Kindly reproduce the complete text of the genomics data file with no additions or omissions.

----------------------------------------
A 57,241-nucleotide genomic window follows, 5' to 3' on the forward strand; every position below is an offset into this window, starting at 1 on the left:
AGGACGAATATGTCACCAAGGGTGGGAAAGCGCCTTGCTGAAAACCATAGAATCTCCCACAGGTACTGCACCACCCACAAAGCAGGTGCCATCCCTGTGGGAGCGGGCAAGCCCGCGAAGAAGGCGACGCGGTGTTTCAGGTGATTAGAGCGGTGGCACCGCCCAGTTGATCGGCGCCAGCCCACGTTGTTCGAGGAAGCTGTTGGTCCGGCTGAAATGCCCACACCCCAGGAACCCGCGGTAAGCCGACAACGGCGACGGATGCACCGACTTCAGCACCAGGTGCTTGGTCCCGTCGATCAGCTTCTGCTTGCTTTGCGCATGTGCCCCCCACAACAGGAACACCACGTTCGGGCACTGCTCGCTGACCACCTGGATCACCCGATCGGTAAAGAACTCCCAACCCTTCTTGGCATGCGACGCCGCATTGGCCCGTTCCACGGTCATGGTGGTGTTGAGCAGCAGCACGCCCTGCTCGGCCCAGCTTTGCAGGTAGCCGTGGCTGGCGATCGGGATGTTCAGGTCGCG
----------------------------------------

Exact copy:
A 57,241-nucleotide genomic window follows, 5' to 3' on the forward strand; every position below is an offset into this window, starting at 1 on the left:
AGGACGAATATGTCACCAAGGGTGGGAAAGCGCCTTGCTGAAAACCATAGAATCTCCCACAGGTACTGCACCACCCACAAAGCAGGTGCCATCCCTGTGGGAGCGGGCAAGCCCGCGAAGAAGGCGACGCGGTGTTTCAGGTGATTAGAGCGGTGGCACCGCCCAGTTGATCGGCGCCAGCCCACGTTGTTCGAGGAAGCTGTTGGTCCGGCTGAAATGCCCACACCCCAGGAACCCGCGGTAAGCCGACAACGGCGACGGATGCACCGACTTCAGCACCAGGTGCTTGGTCCCGTCGATCAGCTTCTGCTTGCTTTGCGCATGTGCCCCCCACAACAGGAACACCACGTTCGGGCACTGCTCGCTGACCACCTGGATCACCCGATCGGTAAAGAACTCCCAACCCTTCTTGGCATGCGACGCCGCATTGGCCCGTTCCACGGTCATGGTGGTGTTGAGCAGCAGCACGCCCTGCTCGGCCCAGCTTTGCAGGTAGCCGTGGCTGGCGATCGGGATGTTCAGGTCGCG